Imagine A World Where Electric Cars Rule: Go To Goto
The remote Goto Islands in the East China Sea, about 60 miles west off the port city of Nagasaki are turning into the world’s laboratory for massive EV deployment. The islands used to be known for heir unspoiled nature and their old churches. Soon, they’ll be know as the island of EVs. That because of a large-scale pilot project that began on the islands in April.
The islands are ideal for such an experiment. Range anxiety? The largest island of the Goto group, Fukue, measures some 16 miles across. If you really want to test the range of an EV, go to Nakadori island. 25 miles long and usually not more than 5 miles wide. The islands have an aging and falling population, gasoline prices are high. The cost of bringing gas to the island results in the islands having some of the highest gasoline prices in Japan. Electricity is cheap, brought in by undersea cable from the mainland.
What Fukue lacks in size, Fukue makes up in charging stations. Says The Nikkei [sub]: “While there are still only 150 rapid electric chargers in Japan, in June the islands will have 15, provided by the prefecture. In September, a new tourism information service will begin using the Intelligent Transportation System. No other place in the world has such a well-developed electric transport infrastructure.” By late March 100 of the plug-ins had arrived. A quarter of the island’s rentals are already electric cars, usually Mitsubishi i-MiEVs.
The electric rentals are popular. They cost the same as a gasoline powered car. The electricity is subsidized by local governments, so renters can charge-up free of charge.
Goto turns into a (fairly) big beta test site for EVs. Drivers complain about the chargers. “Too heavy!” “The plug won’t go in!” “The instructions are mystifying.”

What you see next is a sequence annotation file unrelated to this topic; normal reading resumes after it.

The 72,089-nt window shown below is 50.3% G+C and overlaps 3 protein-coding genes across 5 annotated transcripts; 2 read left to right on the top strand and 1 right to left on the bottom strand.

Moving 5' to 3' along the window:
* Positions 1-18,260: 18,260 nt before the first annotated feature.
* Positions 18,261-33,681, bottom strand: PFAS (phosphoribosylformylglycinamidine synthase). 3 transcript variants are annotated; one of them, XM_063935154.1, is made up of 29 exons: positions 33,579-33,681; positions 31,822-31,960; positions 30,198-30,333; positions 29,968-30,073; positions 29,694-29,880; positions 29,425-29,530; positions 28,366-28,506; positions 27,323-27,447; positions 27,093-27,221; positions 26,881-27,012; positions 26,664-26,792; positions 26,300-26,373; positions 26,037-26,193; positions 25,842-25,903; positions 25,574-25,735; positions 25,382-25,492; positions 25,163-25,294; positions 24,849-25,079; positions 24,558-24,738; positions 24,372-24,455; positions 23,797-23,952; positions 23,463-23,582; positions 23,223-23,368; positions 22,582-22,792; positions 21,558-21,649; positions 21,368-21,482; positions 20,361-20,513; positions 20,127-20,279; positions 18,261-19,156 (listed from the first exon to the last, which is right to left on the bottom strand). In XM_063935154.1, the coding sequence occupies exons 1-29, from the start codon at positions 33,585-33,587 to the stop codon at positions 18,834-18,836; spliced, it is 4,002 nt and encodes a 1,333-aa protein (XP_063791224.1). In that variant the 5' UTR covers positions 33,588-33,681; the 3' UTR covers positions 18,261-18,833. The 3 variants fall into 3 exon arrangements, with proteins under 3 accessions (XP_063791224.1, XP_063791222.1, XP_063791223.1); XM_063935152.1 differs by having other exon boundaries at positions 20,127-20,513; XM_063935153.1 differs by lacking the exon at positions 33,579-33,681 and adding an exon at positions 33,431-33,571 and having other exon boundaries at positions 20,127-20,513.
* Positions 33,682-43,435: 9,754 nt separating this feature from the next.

The rapid charger uses high voltage that comes through a hefty able. Two levers must be operated. An assistant is standing by to help, but it’s already clear that the charger needs a work-over. Plugging it in requires handling two levers. It takes some practice to use. The city has a worker at each charging station to help, but improvements will be necessary, especially as more charging stations are built.
The people of Goto meet regularly for brainstorming sessions on how to improve the system. Like with portable generators, in case someone ran out of juice. Or to equip the chargers with the nattering voice instructions that are so popular in Japan.
Anyway, if your company is in the EV business, then you absolutely must put in for a trip to Goto Island. I hear, the beaches are nice, and summer would be the best season. Fly to Nagasaki, then take an island hopper, or the ferry.
Bertel Schmitt comes back to journalism after taking a 35 year break in advertising and marketing. He ran and owned advertising agencies in Duesseldorf, Germany, and New York City. Volkswagen A.G. was Bertel's most important corporate account. Schmitt's advertising and marketing career touched many corners of the industry with a special focus on automotive products and services. Since 2004, he lives in Japan and China with his wife <a href="http://www.tomokoandbertel.com"> Tomoko </a>. Bertel Schmitt is a founding board member of the <a href="http://www.offshoresuperseries.com"> Offshore Super Series </a>, an American offshore powerboat racing organization. He is co-owner of the racing team Typhoon.
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